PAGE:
Trinh LT, Rubin G: Late entry to antenatal care in New South Wales, Australia. Reproductive Health. 2006, 3: 8-10.1186/1742-4755-3-8.
Ali AA, Osman MM, Abbaker AO, Adam I: Use of antenatal care services in Kassala, eastern Sudan. BMC Pregnancy Childbirth. 2010, 10: 67-10.1186/1471-2393-10-67.
Ye Y, Yoshida Y, Harun-Or-Rashid M, Sakamoto J: Factors affecting the utilization of antenatal care services among women in Kham district, Xiengkhouang province, Lao PDR. J Med Sci. 2010, 72: 23-33. 10.1292/jvms.08-0332.
Low P, Paterson J, Wouldes T, Carter S, Williams M, Percival T: Factors affecting antenatal care attendance by mothers of pacific infants living in Newszealand. N Z Med J. 2005, 118: 12-16.
The pre-publication history for this paper can be accessed here:http://www.biomedcentral.com/1471-2393/13/121/prepub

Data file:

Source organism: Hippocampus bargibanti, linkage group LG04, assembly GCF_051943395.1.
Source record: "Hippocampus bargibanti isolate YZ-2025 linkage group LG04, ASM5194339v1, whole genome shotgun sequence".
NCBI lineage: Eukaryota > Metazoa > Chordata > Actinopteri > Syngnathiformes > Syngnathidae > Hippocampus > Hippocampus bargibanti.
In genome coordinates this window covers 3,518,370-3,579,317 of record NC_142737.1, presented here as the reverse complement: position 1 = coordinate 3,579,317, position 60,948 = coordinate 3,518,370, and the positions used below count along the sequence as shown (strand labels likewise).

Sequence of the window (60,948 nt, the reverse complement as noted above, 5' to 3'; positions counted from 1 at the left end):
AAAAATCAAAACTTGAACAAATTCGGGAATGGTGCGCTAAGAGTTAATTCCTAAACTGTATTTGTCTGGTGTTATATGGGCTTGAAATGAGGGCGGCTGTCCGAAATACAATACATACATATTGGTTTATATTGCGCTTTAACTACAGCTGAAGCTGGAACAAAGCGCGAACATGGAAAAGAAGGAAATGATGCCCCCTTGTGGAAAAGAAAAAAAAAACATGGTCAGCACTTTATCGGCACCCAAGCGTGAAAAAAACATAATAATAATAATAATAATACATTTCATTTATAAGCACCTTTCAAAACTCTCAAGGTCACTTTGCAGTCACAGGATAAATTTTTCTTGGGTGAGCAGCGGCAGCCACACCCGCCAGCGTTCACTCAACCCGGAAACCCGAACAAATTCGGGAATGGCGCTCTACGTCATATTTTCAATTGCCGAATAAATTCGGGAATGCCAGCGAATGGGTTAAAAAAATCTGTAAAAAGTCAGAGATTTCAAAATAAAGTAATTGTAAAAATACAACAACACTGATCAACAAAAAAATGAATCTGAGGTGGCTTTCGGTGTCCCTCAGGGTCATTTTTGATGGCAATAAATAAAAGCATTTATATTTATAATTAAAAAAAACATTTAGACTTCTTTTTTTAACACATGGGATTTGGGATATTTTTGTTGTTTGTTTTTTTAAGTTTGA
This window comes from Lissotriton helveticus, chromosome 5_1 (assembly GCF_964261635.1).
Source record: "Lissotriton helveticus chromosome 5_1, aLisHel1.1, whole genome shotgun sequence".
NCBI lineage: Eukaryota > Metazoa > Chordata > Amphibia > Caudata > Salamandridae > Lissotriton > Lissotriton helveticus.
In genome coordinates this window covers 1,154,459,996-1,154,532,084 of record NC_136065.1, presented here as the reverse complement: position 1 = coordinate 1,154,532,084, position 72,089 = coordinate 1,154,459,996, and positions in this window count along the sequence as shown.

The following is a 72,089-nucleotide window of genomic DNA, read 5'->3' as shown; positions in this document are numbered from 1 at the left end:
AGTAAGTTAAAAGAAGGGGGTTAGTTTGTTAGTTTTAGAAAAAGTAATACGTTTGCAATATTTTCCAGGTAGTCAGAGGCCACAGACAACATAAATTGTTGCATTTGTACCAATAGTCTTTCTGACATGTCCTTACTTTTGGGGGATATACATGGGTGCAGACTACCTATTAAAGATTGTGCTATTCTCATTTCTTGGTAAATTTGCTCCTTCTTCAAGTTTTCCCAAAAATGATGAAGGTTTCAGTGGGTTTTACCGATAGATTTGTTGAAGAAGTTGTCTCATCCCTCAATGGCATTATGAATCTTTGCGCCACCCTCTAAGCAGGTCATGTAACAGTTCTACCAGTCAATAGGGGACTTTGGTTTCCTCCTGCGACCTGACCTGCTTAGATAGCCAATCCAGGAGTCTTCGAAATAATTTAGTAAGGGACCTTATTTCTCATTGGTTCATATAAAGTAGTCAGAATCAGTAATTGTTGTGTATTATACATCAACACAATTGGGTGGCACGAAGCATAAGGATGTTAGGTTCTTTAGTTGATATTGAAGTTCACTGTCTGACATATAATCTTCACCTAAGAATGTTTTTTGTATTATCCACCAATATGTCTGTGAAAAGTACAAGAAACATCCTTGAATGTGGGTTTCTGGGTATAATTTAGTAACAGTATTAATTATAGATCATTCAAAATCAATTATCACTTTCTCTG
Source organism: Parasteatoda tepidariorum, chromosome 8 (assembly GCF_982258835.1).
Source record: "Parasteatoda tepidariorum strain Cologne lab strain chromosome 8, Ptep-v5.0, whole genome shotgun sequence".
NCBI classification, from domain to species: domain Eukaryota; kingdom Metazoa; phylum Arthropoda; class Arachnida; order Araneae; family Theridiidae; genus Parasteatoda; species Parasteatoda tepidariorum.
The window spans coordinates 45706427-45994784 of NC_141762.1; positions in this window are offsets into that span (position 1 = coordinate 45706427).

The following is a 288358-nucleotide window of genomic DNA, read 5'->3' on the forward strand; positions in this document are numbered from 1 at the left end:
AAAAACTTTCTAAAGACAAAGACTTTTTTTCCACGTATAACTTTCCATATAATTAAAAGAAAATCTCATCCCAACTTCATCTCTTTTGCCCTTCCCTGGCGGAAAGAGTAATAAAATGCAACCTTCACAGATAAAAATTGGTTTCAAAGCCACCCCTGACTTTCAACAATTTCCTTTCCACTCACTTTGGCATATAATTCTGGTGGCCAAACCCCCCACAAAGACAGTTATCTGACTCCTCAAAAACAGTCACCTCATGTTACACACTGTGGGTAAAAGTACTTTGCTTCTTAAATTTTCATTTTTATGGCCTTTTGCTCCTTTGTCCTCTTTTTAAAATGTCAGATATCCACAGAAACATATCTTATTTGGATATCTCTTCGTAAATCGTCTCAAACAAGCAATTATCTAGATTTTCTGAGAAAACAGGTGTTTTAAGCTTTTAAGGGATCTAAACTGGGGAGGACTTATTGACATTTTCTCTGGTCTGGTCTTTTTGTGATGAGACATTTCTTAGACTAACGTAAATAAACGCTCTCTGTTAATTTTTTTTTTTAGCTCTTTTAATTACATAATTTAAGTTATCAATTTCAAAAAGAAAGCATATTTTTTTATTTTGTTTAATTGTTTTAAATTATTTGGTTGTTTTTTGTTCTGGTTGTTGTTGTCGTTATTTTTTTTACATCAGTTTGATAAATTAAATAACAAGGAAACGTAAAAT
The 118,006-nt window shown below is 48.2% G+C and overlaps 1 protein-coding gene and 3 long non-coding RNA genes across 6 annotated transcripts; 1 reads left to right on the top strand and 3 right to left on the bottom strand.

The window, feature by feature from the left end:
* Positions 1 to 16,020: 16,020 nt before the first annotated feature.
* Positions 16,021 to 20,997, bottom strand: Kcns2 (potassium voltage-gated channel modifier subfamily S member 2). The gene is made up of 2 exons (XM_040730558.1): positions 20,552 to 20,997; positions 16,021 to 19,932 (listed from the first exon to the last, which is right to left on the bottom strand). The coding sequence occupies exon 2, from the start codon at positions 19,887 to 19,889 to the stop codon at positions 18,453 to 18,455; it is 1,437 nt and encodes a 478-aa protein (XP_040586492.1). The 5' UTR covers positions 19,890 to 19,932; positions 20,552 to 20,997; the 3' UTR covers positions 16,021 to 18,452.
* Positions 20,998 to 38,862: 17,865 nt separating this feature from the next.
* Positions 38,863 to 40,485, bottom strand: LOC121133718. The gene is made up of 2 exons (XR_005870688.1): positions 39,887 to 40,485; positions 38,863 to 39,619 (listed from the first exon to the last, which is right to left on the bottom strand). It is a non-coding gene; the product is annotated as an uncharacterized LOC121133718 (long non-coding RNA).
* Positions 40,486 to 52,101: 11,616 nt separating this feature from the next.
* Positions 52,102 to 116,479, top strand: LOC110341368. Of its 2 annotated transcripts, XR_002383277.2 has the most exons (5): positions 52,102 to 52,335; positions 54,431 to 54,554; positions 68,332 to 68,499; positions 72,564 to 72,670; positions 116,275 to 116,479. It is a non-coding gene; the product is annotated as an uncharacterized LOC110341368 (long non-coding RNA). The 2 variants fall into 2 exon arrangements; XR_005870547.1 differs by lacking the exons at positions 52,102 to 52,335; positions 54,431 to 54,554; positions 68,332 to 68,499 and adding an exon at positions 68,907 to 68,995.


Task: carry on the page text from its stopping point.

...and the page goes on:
The project described was supported by the MESAU-MEPI Programmatic Award through Award Number 1R24TW008886 from the Fogarty International Center. The content is solely the responsibility of the authors and does not necessarily represent the official views of the Fogarty International Center or the National Institutes of Health. We thank the mothers who participated in the study for their time and information. We thank the staff of the antenatal clinic where the study was conducted for their co-operation and assistance during data collection.
The authors declare that they have no competing interests.
IK conceived of the study, participated in its design, coordination of the data collection process and draft of the manuscript. DKK and FC participated in the statistical analysis and drafting of the manuscript. SKS, AA, GN and LO participated in the design and coordination of the study. All authors read and approved the final manuscript.